5G and the Difference Between Engineering and Design

As the annual phone fest that is Mobile World Congress would have just wrapped up in Barcelona this week, we would by now be digesting news of new 5G phones and infrastructure upgrades, and trying not to break the latest folding phone screens that Samsung and others believe we need. Due to the unfortunate outbreak of Covid-19 the event was cancelled and hence mainstream news coverage of the latest initiatives has been minimal, and this raises some interesting questions regarding the value of this event and indeed conferences in general.

So what exactly might we have heard this week? Most likely that 5G was here today, with blistering gigabit speeds and latency in the sub-millisecond range (in theory), with impressive test results that proved that mmWave works (outdoors in dry weather at least). This news would have been nothing new; we have been hearing these announcements at MWC for the last 3 years. The problem is that these news articles still fail the ‘so what?’ test; why does this matter?

In order to answer this question, it helps to understand the difference between solving an engineering problem, and solving a design problem. As an example, if we look back to the evolution of the world wide web, it took roughly a decade from the early 90s to the mid-2000s to establish ubiquitous, reliable software, protocols, hardware and infrastructure. This included the evolution of HTTP, HTML, Javascript and fixed broadband and then mobile networks to the point where the engineering challenges had been solved. In those heady early days we were ecstatic when our modems beeped into life and pages slowly loaded. By the mid-2000s though, the engineering challenges had been addressed, and innovation turned to service design – how to create new digital experiences that leveraged these new capabilities, for example creating social networking and new forms of commerce.

As these new web services gained adoption, mobile networks evolved in parallel from 2G, GPRS, 3G, HSDPA and then LTE and 4G. With each engineering innovation, mobile devices were able to evolve from the early days of WAP and to accommodate a full web experience, with HD video and audio, with data rates and latency roughly in the 10-50 Mb/s and 15-40ms range respectively. After an app store ecosystem had been established, companies that excelled in design could now create new experiences on platforms that had predictable capabilities and performance – the industry was able to transition from its engineering era to its design era.

When it comes to 5G and the innovation opportunities for the mobile phone form factor, there is no obvious user need that would be met by by reducing latency and/or increasing bandwidth. Sure we could download movies faster, or enjoy Ultra HD / 4K video at higher framerates, but on a hand-held mobile device the benefits would be very hard to appreciate.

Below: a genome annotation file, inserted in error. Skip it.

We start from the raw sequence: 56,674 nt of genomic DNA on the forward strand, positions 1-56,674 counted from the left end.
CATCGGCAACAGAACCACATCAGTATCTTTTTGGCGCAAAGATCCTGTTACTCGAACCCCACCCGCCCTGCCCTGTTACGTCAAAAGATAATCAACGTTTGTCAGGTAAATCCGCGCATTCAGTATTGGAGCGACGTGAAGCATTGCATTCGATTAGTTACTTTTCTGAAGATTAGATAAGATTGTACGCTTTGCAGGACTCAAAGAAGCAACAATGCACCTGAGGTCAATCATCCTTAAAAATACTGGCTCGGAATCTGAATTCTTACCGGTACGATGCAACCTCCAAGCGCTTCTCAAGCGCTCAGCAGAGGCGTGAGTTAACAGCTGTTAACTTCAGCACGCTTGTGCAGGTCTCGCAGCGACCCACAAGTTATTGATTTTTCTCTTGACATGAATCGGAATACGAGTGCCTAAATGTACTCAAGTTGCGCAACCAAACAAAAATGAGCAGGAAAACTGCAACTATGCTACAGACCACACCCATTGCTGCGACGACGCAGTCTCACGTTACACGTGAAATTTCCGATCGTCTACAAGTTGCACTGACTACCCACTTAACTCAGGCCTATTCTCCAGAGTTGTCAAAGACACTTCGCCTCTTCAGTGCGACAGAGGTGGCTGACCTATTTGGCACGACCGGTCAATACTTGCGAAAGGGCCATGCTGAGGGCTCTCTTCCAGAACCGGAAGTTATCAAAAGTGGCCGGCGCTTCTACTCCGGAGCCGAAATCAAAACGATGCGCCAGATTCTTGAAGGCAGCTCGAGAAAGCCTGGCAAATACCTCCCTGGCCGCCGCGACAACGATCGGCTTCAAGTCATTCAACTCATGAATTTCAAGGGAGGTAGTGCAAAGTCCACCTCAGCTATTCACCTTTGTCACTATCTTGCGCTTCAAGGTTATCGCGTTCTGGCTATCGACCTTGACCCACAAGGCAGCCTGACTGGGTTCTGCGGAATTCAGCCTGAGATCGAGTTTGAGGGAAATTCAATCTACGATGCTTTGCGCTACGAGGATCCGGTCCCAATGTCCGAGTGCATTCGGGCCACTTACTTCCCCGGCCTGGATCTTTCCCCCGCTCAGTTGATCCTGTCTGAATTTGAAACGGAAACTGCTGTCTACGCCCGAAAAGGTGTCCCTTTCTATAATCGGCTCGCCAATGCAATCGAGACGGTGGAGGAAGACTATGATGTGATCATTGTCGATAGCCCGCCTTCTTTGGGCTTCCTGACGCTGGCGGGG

So what can we use 5G for, and what is 5G anyway? Unlike 4G, 5G employs a mix of radio technologies to achieve the stated performance, and to do that nationwide would not be economically viable for any one MNO. Instead, we may see interesting new business models in which venues and industrial sites can build out their own local networks where high data rates and low latency are needed, mixing cellular and Wi-Fi 6 (802.11ax) capabilities, and using SDN and NFV (Software-Defined Networking and Network Function Virtualisation). But these are still engineering problems to be solved, and I believe that 5G is not quite yet in its era of design innovation. This is why I believe we are yet to see the kind of service innovation that actually merits mainstream media attention.

That said, there are some promising emerging use cases, for example:

  • Internet of Things (IoT) industrial device control: using 5G mesh network to connect and control manufacturing machinery. Existing Wi-Fi and 4G technology does not have the low latency or reliability needed.
  • Real-time multimedia collaboration: for live remote collaboration, a round-trip latency of no more than 5-10ms is required before performers can start to notice the delays. Last year’s Music for All 5G Music Lesson with Jamie Callum was a great showcase of a live concert where the band were in 3 separate cities (London, Bristol, Manchester) yet played together as one.
  • Augmented Reality (AR) for live meetings: high bandwidth and very low latency streaming to AR glasses could enable tele-presence video conferencing with dispersed team members.

And what about the future of conferences, or indeed global travel? With Covid-19 and climate change being important drivers for reducing our physical travel, as well as the benefits and cost savings of increased working from home, perhaps this could be the stimulus needed to kick 5G into its service design era. What could 5G do for you?

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